Paul Pillar

Rod Rosenstein and Iraqi WMD

Now roll the tape back a decade and a half, as the George W. Bush administration was mounting its big sales campaign for launching a war in Iraq.  The war was something neocons had long sought, and the sudden change in public mood after 9/11 finally brought their ambition politically within reach.  But remaking the politics and economics of the Middle East according to the neocon dream would not work as the basis for selling to the American public a step as drastic as initiating the first major offensive war the United States had begun in over a century.  So the war-makers came up with a sales pitch about the horror of dictators giving weapons of mass destruction (WMD) to terrorists.  Because dictators, unconventional weapons, and terrorism were all things that the U.S. intelligence community routinely follows, there was an opportunity to pick out portions of what the community says and to use that output to get the sought-after stamp of nonpartisanship, objectivity, and expert authority.  That’s what was done with the topic of weapons of mass destruction.

The WMD issue was not the reason the Bush administration launched the Iraq War.  I have discussed at length elsewhere the whole story of why and how it was not the reason.  Some of the key facts include the longstanding prior neoconservative ambition to start exactly this war, the orders by the president to prepare war plans well before the intelligence community had even begun work on the estimate that would become pointed to most often as a rationale for the war decision, the disinterest of the administration in the intelligence except for the tidbits that could be used publicly as part of the sales campaign, and the fact that even the notorious intelligence estimate included the judgment that Saddam Hussein was unlikely to use weapons of mass destruction against U.S. interests or to give them to terrorists except in the extreme situation of an invasion of his country with the intention of overthrowing his regime by force.  As avid war promoter Paul Wolfowitz later admitted in an unguarded comment in an interview, the WMD issue was just a convenient topic on which people could agree, not the reason the war was fought.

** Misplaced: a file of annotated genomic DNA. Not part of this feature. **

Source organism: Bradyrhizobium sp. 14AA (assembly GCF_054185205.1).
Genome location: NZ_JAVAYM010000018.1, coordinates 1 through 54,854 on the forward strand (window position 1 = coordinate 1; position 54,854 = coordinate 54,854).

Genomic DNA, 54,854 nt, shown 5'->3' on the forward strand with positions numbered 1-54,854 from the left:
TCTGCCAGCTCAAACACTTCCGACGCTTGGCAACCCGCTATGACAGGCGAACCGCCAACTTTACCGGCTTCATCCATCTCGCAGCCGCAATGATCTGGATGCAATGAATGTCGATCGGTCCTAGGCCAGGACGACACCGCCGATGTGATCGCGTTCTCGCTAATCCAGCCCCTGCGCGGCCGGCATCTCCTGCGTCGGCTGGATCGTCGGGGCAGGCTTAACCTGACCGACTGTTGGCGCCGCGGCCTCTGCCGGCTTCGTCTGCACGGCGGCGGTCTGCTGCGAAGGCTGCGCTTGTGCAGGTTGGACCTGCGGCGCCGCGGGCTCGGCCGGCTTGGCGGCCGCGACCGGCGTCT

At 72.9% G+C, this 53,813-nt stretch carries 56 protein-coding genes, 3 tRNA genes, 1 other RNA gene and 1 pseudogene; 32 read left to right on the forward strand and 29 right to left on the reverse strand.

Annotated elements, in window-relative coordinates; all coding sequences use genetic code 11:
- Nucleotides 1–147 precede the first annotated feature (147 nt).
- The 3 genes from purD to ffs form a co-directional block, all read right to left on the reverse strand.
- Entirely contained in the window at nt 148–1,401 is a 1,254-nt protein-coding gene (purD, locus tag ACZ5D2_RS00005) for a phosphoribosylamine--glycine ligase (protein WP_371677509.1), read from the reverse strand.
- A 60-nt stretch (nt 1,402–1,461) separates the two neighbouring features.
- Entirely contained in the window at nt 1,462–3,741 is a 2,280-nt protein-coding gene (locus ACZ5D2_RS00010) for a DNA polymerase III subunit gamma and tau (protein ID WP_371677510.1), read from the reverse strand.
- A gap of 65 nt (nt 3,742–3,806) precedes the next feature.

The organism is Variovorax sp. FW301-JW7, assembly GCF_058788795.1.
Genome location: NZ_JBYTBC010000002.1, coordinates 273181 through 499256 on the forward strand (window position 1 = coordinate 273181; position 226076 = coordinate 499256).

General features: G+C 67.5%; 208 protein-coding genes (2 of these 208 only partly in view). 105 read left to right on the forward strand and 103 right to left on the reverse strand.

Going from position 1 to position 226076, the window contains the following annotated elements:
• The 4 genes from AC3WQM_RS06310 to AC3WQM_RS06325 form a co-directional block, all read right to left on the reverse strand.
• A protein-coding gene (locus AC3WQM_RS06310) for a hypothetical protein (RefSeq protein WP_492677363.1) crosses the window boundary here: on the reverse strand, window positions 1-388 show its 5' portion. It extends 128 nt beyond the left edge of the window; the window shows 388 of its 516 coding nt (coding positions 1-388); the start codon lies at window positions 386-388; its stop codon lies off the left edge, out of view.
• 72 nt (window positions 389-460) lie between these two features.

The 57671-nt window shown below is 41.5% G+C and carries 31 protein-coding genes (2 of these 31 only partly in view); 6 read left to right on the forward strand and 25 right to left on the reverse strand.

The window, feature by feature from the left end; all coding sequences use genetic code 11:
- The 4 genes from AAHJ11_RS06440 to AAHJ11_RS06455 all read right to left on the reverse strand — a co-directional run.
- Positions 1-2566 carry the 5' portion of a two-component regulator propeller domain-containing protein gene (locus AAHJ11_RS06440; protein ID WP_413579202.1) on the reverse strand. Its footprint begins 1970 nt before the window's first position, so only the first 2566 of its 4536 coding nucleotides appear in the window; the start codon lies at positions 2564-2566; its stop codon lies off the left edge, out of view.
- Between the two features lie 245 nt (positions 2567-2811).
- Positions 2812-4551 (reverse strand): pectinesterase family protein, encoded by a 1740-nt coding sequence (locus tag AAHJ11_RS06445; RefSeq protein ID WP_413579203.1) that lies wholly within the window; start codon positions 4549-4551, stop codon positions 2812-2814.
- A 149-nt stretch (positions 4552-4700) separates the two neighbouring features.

Perhaps most important, the presumed existence of unconventional weapons in the hands of a nasty regime does not imply that it is wise to launch an offensive war to topple that regime.  If it were, we should have invaded North Korea years ago.  The Iraq War was another case of erroneously treating presumed confirmation of a problem as a case for taking a specific drastic action in the name of addressing that problem.

The Iraq War also was another instance of public servants—in this case those working in the intelligence community—being used by their political masters as scapegoats for the masters’ own controversial decisions.  The intelligence agencies certainly did not advocate launching the war, and it would not have been their role to opine on that.  With no policy process leading to Bush’s decision, there was no opportunity for them to offer any such opinion even if they wanted to.  The intelligence judgments on the other major part of the sales pitch—the supposed alliance between Saddam’s regime and al-Qaeda—were contrary to the assertions in the pitch.  And as for what turned out to be far more important than any of the themes in the sales campaign, pre-war intelligence community analysis correctly anticipated most of the costly political and security mess and internal strife to which Iraq succumbed, and with which U.S. forces had to deal, after the invasion.

When the output of public servants is used—or rather, misused—in the way it was in these two cases, the use is not predicated on that output being accurate.  Whether Rosenstein was correct, as a matter of either fact or judgment, in what he said in his memorandum about Comey had no bearing on the Trump White House’s decision to use him and his memo as a public rationale for firing the FBI director.  Whether the intelligence community was correct or not about the various aspects of Iraqi weapons programs did not determine how the Bush administration used the intelligence output on the subject as a public rationale for launching the war. 

There also usually is not much relevance to costs and outcomes.  Whatever happens in investigating connections between Trump and Russia, the investigation will not depend, with or without Comey, on how Comey handled the question of Hillary Clinton’s emails.  And even if every word that the intelligence agencies issued about Iraqi unconventional weapons had been correct, post-invasion Iraq still would have been just as much of a bloody mess and the U.S. occupation would have been just as much of a costly quagmire.  If anything, the existence of WMD would have made the war even more bloody and costly than it actually was.

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